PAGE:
SynchChaos September: Fragments of Reality

Welcome to the September issue of Synchronized Chaos, ‘The Temple of Reality’. Why ‘Temple of Reality’? Well, many of the works submitted this month represent facets of real-world existence through art, poetry and prose, through a creative and innovative lens. They are each slices of life, drawn from individual experience and insight. There is also a decidedly religious strain running through some of these works, as in Rebecca Scharlach’s Judaism-steeped poetry, and SN Jacobson’s Christian allusions that appear in some of his photographs.

This month, our contributions include the artwork and photography of Lilian Cooper and SN Jacobson; the guilelessly enchanting Edible Ensemble by Hobie Owen; Rebecca Scharlach’s evocative and haunting poetry; Lyndsey Ellis’s poetic character sketches; and Brooke Cooley’s autobiographical piece, ‘How Hurricane Charley lead to Eat, Pray, Love‘.

We at Synchronized Chaos hope that you enjoy this month’s submissions! Happy Reading!

The Art of Lilian Cooper

Click here to see SynchChaos’ gallery of Lilian Cooper artwork, chosen for this issue.

Lilian Cooper is a British/Dutch mixed-media artist currently working from Amsterdam. She is an environmental artist, drawing inspiration from nature to create her beautiful, subtle pieces. Her work includes collages, paintings and drawings. If you’d like to see more of her work, you can visit her website at

The Art of SN Jacobson

click here to see the SynchChaos gallery of SN Jacobson’s artwork

SN Jacobson is a photographer based in the San Francisco Bay Area, although he originally hails from Manhattan. His artwork is imbued with a combination of fantastical beauty and raw eroticism. Some of his work incorporates religious themes, as well. For this issue, I have chosen some of his work that would appeal to all of SynchChaos’ diverse audiences. His website is here. (Visit the site if you are of age to view erotic material, and are not offended by such artwork.)

The Edible Ensemble: An Olfactory Orchestra, by Hobie Owen

It’s Wednesday night, and my stomach is once again vocalizing its need to be utilized as an important member in bodily functions. Like a D.C. lobbyist its carefully nuanced ministrations subtly influence my consciousness in the most subliminal fashion.  I am hungry.
This cleverly constructed injection of motivational stimuli instills in my mind an impetus for inspiration and catalyzes the critical mental and muscle operations required to initiate this quest for sustenance.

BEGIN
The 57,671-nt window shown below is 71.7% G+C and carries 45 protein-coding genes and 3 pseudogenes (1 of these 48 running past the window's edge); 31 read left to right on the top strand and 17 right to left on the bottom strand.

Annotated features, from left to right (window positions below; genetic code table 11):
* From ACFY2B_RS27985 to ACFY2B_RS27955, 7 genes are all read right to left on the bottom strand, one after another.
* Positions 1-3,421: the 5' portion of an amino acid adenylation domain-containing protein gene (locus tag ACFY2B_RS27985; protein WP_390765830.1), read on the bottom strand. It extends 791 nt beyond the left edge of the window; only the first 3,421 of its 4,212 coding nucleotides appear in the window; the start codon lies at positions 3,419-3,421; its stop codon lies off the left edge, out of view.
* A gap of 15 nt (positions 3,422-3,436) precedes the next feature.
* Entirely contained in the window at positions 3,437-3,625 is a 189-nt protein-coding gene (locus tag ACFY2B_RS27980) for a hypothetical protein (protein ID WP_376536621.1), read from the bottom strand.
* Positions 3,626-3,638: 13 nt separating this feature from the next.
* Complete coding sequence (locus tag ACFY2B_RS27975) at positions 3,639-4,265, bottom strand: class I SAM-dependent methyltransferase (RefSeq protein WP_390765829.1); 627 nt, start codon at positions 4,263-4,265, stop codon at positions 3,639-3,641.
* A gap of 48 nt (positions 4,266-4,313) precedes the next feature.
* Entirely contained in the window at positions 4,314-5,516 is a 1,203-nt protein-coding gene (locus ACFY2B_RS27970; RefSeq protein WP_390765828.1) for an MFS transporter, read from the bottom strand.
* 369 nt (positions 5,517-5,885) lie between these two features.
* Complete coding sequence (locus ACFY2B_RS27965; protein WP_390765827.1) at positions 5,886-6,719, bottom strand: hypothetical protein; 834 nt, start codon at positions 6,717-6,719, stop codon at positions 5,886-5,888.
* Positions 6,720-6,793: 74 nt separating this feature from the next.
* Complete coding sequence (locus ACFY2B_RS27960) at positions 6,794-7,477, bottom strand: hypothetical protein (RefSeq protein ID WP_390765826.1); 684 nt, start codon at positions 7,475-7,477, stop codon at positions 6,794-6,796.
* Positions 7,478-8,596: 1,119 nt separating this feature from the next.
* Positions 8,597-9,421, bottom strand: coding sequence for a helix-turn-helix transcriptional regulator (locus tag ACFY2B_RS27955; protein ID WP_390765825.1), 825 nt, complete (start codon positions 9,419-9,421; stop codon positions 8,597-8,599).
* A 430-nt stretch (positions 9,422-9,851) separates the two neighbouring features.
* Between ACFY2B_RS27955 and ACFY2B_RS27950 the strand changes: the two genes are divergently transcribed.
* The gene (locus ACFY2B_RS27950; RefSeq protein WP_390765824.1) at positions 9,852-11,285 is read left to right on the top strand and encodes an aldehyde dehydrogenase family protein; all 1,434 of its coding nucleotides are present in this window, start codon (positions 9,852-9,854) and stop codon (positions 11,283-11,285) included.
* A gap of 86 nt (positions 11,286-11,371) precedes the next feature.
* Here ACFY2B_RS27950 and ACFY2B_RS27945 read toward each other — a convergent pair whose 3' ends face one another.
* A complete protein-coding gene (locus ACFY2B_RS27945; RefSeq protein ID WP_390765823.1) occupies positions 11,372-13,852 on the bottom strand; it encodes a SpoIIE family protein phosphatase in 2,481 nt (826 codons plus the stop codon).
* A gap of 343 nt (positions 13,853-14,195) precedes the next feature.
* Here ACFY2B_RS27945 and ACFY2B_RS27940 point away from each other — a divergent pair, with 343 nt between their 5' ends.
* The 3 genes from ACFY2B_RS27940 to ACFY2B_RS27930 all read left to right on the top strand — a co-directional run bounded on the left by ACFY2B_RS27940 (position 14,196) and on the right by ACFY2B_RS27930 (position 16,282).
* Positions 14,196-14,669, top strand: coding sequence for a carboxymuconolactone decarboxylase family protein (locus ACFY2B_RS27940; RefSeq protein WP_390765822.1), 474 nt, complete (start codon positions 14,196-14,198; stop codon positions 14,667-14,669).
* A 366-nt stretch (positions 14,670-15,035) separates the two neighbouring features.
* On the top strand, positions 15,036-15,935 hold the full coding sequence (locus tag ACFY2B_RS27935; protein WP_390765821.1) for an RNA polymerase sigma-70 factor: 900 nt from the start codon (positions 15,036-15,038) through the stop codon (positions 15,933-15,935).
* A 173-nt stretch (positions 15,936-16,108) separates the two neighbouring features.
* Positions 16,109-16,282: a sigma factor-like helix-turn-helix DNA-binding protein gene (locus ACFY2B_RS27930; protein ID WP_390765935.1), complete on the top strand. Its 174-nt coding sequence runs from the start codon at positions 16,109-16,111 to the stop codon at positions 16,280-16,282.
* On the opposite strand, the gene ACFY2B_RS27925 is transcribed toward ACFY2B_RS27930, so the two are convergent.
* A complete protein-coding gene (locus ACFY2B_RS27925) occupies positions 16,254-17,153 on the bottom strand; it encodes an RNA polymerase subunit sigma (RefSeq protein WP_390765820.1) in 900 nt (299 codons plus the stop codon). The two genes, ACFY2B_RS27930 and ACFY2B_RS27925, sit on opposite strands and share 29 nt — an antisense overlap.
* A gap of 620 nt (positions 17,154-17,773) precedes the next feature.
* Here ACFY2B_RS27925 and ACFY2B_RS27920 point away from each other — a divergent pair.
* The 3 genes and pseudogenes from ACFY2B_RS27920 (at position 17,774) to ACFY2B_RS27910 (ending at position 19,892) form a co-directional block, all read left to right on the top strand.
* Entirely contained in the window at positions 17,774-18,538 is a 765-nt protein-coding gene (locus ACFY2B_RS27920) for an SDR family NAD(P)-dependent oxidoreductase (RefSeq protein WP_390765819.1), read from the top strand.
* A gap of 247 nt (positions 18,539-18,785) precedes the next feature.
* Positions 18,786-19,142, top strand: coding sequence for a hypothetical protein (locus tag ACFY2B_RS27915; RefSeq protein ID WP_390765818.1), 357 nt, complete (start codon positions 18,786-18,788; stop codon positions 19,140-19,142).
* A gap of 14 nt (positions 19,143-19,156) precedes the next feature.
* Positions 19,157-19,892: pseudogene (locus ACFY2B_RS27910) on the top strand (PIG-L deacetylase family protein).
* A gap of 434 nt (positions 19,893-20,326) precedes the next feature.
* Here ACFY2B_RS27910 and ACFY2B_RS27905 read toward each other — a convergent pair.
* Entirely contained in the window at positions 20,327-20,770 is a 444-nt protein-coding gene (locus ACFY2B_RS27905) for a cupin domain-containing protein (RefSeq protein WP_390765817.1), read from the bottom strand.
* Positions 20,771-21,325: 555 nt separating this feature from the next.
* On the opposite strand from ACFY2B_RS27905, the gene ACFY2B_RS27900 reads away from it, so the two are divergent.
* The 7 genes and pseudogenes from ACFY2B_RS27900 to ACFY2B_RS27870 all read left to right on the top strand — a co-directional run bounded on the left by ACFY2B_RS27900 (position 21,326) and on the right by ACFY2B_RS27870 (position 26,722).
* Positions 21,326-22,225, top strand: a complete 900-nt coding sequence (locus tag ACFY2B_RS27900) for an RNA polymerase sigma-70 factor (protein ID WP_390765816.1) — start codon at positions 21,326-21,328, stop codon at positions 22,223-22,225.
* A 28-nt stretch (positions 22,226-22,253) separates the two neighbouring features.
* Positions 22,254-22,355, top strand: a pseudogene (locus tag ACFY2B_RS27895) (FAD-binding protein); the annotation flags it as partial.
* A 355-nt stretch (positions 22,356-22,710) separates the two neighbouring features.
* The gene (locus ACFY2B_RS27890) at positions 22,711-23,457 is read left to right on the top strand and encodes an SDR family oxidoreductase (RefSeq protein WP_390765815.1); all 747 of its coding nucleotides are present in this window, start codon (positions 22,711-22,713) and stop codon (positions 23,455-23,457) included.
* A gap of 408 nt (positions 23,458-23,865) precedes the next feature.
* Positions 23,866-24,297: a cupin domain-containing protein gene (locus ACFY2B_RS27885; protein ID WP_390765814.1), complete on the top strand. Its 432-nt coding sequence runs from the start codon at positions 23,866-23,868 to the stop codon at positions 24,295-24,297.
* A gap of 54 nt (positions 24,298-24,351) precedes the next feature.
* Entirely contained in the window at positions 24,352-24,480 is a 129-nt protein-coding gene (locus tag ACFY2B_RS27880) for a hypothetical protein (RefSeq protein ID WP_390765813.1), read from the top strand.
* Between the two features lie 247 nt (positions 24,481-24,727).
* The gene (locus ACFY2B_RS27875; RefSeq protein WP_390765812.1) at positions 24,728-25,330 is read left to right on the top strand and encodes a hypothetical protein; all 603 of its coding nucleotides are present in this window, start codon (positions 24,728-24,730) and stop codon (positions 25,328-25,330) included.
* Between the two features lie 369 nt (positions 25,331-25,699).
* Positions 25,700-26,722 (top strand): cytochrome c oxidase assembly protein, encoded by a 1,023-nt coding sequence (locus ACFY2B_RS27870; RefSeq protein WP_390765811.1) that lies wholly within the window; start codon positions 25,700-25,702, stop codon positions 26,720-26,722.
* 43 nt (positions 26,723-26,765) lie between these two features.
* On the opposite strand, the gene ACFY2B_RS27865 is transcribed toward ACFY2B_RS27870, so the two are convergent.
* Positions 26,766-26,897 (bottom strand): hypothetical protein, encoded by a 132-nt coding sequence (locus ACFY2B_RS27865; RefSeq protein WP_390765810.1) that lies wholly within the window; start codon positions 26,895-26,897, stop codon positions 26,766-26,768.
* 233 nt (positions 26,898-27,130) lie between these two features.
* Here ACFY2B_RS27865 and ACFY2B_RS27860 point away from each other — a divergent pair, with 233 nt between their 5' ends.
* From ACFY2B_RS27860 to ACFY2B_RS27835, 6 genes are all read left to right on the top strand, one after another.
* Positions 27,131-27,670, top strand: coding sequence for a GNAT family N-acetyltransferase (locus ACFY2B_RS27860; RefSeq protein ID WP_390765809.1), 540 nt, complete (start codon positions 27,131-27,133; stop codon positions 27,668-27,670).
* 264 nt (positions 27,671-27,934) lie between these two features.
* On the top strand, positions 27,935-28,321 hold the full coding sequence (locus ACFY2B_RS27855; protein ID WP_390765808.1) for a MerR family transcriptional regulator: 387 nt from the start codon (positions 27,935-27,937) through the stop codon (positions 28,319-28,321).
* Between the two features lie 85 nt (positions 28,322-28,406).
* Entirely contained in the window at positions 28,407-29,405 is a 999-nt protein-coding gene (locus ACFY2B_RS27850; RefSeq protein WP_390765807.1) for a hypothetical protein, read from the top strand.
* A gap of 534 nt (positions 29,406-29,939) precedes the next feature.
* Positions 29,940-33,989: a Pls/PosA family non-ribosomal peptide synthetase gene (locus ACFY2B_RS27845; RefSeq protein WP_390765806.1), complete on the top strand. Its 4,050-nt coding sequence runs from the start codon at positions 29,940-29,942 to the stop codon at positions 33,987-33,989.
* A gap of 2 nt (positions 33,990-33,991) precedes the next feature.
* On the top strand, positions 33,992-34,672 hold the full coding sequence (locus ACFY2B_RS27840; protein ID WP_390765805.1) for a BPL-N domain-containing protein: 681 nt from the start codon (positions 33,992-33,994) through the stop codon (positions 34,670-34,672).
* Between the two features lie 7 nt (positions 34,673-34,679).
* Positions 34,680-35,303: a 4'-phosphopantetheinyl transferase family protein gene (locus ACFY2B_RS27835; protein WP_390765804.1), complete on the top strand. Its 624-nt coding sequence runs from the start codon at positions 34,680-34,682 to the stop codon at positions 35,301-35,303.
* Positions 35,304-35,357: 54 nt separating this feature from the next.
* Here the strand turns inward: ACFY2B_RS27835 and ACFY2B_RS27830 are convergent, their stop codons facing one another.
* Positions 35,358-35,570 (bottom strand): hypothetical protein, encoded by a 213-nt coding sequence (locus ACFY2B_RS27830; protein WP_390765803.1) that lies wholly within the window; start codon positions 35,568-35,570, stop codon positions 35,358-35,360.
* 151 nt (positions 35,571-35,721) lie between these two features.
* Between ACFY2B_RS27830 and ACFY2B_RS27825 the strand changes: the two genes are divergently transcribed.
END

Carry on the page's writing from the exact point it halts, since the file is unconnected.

The stage is set. The venue: an 18-inch cast iron pan received as a gift for my 22nd birthday. The audience: the olfactory and gustatory chemical receptors of my nose and tongue.
With a flourish I produce my conductor’s wand, a stainless steel spatula not unlike those used on Hibachi grilles.  Smooth steel terminating in a soft wooden handle; it lies in my hand with the air of an expectant puppy that’s just realized it’s going for a walk in the park. I take a deep breath and savor the anticipation of the meal to come, eager to begin the culinary concerto that will creatively culminate in a climax of flavor and scent.

Arranged on the counter top are the players that make up this savory symphony.  Sliced, diced, chopped and quartered, vegetables sit with barely contained potential, patiently awaiting the performance of their particular parts in this movement.

A knob rotates and the introduction has begun. Flame meets iron as gas ignites, a gentle swish synonymous with the opening of the curtain, the audience breathless with anticipation.
With a syrupy splash olive oil takes the stage, coating the pan as it cackles and crackles, a percussive prelude to the main theme.  In the backdrop a pot belches steam, a cacophony of rain sticks altering ambiance with the most altruistic of ambitions. Corkscrew Fusili pasta parachute down into the gurgling broth, light mallets striking small drums and heralding the presentation of the melodic motif.

First in the pan are the red bell peppers and zucchini, cellos and violins plucking abrasively against the relative cold of a fresh yet full auditorium. Sizzles become string strokes of savory sensation; the audience sighs with premature yet tentative release.